10. Amend subsection 173(4) of the Act to mirror subsection 38(1) of HIPA in order to provide the same level of standard to sensitive health information.
  11. Add subsection 174(3) of the Act to the list of administrative penalties in subsection 183(1) to create accountability if an employer breaches privacy of a worker’s information.
  12. Any amendments to Section 174 of the Act to create an easier process for providing an injured worker’s medical information to their employer would require a dispute mechanism for those workers who object to their medical information being shared with their employer.
  13. Fund out-of-province treatment options when recommended by a medical practitioner for public safety personnel with psychological injuries who have no job specific medical programs to access in Saskatchewan.
  14. Work and partner with public safety agencies to establish better proactive treatment programs for psychological injuries.
  15. Provide more trauma informed training including communication tools for Saskatchewan WCB staff who deal with psychological injury claims.
  16. Clarify and adjust the legislation for psychological injuries to further address the issue of presumptive coverage in order to provide quicker supports. The Policy and Procedure Manual needs to support the intent of the Act.
  17. Create a standalone chronic pain policy which is similar to what most other provinces have done.
  18. Provide enhanced customer service training to staff which includes how to show compassion and understanding, how to listen, and how to deal with people who are experiencing difficult life situations and who may not get approval for an injury claim
  19. Create a dedicated team of adjudicators to deal with specific employers who submit a large number of injury claims. Dealing with a dedicated team will improve efficiencies and communication as they would be familiar with the employer on an ongoing basis.
  20. Develop a communication strategy with the Saskatchewan Medical Association, the College of Physicians and Surgeons and Chiropractors’ Association of Saskatchewan on the important role of the primary practitioner in the process to help guide the injured worker to return to work including providing details on their functional abilities, restrictions and limitations.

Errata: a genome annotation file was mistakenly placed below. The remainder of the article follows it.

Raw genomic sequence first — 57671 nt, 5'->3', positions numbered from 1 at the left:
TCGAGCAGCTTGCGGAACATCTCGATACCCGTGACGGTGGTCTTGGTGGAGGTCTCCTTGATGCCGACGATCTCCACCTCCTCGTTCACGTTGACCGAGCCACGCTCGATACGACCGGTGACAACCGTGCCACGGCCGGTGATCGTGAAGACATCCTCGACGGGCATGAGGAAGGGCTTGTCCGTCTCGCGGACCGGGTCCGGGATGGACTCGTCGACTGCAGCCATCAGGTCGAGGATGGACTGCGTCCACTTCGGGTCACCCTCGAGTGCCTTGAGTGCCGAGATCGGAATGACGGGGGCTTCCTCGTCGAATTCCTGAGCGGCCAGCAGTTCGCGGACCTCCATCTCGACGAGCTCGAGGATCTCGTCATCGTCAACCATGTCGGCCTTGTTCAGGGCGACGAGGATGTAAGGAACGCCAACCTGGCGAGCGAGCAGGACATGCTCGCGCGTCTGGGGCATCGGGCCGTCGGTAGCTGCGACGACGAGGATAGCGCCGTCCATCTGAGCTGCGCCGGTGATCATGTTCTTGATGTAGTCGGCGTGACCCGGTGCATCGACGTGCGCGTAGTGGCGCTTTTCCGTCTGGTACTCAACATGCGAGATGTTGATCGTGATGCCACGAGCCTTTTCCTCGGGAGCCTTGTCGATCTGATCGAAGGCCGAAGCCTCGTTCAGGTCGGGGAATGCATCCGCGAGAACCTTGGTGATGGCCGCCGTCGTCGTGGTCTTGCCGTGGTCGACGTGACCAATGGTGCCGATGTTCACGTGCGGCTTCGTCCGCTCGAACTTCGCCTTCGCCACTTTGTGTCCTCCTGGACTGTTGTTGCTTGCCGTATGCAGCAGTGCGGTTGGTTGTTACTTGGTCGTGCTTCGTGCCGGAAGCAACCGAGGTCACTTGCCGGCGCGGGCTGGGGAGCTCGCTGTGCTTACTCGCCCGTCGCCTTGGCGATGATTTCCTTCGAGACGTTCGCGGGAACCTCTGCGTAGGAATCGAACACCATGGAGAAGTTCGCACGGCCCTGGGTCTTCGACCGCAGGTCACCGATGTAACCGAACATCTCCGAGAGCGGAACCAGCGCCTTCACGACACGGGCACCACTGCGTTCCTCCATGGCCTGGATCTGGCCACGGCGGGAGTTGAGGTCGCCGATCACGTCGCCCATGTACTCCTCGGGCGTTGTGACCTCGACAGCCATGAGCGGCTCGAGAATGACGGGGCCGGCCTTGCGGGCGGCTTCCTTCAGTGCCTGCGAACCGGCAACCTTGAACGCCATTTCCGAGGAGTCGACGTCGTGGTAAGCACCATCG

21. Develop an easy-to-understand guide (the anatomy of a claim) which may include diagrams/flow charts for workers and employers to better understand the claim submission, and decision making and appeal processes within the Saskatchewan WCB.
  22. Update the Saskatchewan WCB pamphlet “Information for the Worker” by providing a complete list of all available benefits that a worker may be entitled to.
  23. Simplify the language used in written communication with workers and the employers. Using plain language in the various communication methods by the Saskatchewan WCB would be helpful.
  24. Increase and improve communication on the status and implementation of COR recommendations including more information being provided on the Saskatchewan WCB website. Include the rationale on why recommendations were not implemented.
  25. Enhance communication methods and tools using traditional and non-traditional formats to focus on prevention and lowering time loss rates and serious injuries. These communication methods need to be directed at both the employer and worker.
  26. Develop a communication strategy to increase the understanding and use of return-to-work programs with injured workers, employers and WCB case staff. Use of this program would encourage an injured worker’s continuous involvement at the workplace while complying with medical restrictions during their recovery.